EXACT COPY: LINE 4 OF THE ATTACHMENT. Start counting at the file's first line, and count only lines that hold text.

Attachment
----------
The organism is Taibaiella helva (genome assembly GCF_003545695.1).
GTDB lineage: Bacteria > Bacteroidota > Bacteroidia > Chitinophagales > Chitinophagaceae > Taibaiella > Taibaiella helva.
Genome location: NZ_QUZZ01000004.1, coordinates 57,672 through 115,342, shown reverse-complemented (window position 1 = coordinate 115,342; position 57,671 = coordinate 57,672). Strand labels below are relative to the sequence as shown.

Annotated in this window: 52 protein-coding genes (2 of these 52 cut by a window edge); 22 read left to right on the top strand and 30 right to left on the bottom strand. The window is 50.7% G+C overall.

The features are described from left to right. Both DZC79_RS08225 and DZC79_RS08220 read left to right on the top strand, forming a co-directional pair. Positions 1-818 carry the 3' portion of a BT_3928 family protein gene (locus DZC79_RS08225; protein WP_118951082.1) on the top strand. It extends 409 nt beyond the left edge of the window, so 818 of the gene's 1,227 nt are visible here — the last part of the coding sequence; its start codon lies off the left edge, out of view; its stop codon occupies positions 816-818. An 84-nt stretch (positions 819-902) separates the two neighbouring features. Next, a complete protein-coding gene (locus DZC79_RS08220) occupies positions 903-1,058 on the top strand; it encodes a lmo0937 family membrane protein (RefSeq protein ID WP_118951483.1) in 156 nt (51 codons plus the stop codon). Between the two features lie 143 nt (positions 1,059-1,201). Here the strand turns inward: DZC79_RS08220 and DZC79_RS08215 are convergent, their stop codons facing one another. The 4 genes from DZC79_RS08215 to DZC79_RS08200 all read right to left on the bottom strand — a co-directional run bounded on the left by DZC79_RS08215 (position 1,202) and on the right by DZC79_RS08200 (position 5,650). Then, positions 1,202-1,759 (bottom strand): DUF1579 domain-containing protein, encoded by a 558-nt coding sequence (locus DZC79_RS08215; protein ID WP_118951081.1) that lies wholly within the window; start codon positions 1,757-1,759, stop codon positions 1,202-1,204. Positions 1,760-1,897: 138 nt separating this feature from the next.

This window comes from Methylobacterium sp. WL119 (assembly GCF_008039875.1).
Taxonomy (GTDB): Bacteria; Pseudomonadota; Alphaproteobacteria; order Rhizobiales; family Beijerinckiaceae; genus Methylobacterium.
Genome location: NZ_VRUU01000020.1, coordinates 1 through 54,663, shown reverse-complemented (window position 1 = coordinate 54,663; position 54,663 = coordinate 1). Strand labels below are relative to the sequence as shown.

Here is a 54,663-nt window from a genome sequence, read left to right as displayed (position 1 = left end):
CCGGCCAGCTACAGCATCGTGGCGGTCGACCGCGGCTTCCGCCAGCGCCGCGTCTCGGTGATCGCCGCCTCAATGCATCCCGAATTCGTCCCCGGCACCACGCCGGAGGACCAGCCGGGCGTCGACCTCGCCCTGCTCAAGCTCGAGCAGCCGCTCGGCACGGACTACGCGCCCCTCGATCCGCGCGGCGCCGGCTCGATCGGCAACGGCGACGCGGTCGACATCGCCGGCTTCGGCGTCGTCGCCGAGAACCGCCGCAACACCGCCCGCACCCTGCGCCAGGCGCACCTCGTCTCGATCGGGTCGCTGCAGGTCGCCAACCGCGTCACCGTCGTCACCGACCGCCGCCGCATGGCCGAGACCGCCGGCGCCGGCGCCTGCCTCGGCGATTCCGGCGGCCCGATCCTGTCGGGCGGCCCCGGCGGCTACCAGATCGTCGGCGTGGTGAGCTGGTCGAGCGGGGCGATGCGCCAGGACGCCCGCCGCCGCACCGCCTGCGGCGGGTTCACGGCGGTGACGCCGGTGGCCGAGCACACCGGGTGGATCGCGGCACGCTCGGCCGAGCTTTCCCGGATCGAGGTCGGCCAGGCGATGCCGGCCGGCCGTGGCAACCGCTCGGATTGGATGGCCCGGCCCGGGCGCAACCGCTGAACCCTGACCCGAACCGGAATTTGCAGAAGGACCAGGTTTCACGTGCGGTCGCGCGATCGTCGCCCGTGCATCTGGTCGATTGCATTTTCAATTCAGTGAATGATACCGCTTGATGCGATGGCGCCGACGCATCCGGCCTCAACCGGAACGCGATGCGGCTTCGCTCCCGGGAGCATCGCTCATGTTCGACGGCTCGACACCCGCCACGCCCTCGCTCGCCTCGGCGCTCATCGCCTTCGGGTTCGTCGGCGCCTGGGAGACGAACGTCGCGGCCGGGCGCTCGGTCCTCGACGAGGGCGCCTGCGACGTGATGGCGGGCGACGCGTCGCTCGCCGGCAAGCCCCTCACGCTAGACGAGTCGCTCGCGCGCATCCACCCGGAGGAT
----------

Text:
Annotated in this window: 52 protein-coding genes (2 of these 52 cut by a window edge); 22 read left to right on the top strand and 30 right to left on the bottom strand. The window is 50.7% G+C overall.